Why say NO to rote Learning?

Remember 9 times 8? Chances are memorising the tables in school saved the day for you. But many of us don’t remember what we read in geography in grade 9 unless we loved the subject or we had an amazing teacher. The moment we turned in the answer sheet after our exams, what we had crammed, disappeared from memory. Poof!

When we learn by rote, we don’t attempt to understand the concept. We memorize almost every word we read in the book by repeating it over and over again until we can reproduce it without thinking.

Because we don’t spend any time understanding the subject, it doesn’t stay with us for long.

How rote learning fails us

Rote learning doesn’t help children understand a subject on a deeper level. Neither does it engage the senses, nor is their any discussion among peers.

Memorizing without any understanding hinders the chance to apply any of it. If children don’t understand, they cannot connect the new concept to something around them.

And with rote learning, there is no way of knowing whether children have understood the concept correctly or not! It creates an unhealthy pressure to cram everything.

What children learn in their childhood is a foundation for life. But when they learn by rote, they don’t develop their ability to think, analyze or form their own opinions about what they’ve learnt.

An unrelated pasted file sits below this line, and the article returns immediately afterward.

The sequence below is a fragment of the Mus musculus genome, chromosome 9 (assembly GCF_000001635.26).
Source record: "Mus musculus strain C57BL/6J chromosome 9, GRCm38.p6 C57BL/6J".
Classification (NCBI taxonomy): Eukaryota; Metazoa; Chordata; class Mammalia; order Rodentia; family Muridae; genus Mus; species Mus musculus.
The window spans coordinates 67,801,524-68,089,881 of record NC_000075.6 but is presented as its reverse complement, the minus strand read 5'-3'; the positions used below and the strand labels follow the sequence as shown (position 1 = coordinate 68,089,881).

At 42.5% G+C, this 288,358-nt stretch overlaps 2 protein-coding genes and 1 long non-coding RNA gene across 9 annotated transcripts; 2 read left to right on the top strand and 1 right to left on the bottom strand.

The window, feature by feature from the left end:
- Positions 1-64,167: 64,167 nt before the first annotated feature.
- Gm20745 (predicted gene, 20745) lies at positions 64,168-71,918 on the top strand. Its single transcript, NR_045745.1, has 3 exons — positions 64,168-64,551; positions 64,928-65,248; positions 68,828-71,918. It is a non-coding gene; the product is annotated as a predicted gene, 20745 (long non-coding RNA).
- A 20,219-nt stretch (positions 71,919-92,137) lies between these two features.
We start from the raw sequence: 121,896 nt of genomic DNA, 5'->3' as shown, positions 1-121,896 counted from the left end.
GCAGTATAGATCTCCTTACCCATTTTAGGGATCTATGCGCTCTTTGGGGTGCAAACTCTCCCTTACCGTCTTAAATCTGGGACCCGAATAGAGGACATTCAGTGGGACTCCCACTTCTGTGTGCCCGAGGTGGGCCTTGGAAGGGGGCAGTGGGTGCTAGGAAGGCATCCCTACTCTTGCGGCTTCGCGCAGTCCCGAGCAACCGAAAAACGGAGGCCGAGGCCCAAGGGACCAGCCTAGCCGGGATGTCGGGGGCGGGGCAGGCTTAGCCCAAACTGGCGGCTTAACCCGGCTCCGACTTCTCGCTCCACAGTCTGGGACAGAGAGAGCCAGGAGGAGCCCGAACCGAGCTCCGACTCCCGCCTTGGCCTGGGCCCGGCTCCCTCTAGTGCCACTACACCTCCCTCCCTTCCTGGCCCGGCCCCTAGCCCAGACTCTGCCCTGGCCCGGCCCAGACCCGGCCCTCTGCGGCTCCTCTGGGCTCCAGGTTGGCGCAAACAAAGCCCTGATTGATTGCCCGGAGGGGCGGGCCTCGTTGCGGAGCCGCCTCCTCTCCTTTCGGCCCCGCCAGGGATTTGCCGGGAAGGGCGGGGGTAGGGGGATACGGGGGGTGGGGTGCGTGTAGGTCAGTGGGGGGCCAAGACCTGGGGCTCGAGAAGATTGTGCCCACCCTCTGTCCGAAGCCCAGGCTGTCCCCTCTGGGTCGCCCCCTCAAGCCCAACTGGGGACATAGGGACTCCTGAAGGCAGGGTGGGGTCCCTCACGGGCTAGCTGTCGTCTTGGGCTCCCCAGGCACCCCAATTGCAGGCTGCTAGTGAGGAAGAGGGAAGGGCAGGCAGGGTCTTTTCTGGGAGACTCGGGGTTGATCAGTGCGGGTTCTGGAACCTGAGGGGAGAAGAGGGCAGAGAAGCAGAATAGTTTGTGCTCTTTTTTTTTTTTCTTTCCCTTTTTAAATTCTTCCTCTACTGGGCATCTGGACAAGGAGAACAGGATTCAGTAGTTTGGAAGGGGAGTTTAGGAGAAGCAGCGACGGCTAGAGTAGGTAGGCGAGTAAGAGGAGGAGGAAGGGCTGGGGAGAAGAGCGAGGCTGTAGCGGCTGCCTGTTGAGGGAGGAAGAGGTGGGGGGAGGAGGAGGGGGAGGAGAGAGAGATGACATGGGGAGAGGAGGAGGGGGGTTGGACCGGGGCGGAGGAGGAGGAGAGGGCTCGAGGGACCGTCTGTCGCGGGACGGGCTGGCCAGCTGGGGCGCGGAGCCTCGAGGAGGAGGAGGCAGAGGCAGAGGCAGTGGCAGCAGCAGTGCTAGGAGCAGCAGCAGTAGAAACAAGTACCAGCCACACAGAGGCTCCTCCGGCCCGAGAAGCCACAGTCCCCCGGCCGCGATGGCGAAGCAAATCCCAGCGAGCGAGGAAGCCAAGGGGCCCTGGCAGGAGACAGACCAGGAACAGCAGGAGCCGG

Is there a better way to learn?

There are a multitude of methods that help children learn and apply. Using these methods in class keeps things interesting and there’s no need for children to memorize their lessons. Let’s take you through an example.

Habitats and Adaptation isn't one of the most interesting chapters if you just read the textbook. But what if you could start by designing your own imaginary superhero, and give them a name?

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A student drew this superhero. It's called Phil.

You draw out how the superhero looks, think about what they would eat, what their superpowers are and what’s essential for them to survive.

Now imagine your superhero went to the arctic circle, would the superhero survive? What about the Amazon rainforests or the Thar desert?

The discussions and the back and forth between the teacher and the students, keeps everyone involved. As a result, students learn about adaptation almost effortlessly. The details about why some animals have distinct features depending on where they live can be arrived at almost intuitively. Doesn't that sound like an interesting way to learn about habitat and adaptation?

This is one of the exercises we run at our classes at Openhouse. Learning is fun when you involve DIY experiments, fun assessment games, simulations and more. It doesn’t feel like a class anymore but a unique way of learning without the need to memorise.

We encourage our students to come to conclusions themselves, make connections between what they already know and what they are learning.

Want to test out our fun classes and see if they are right for you? Click here to register.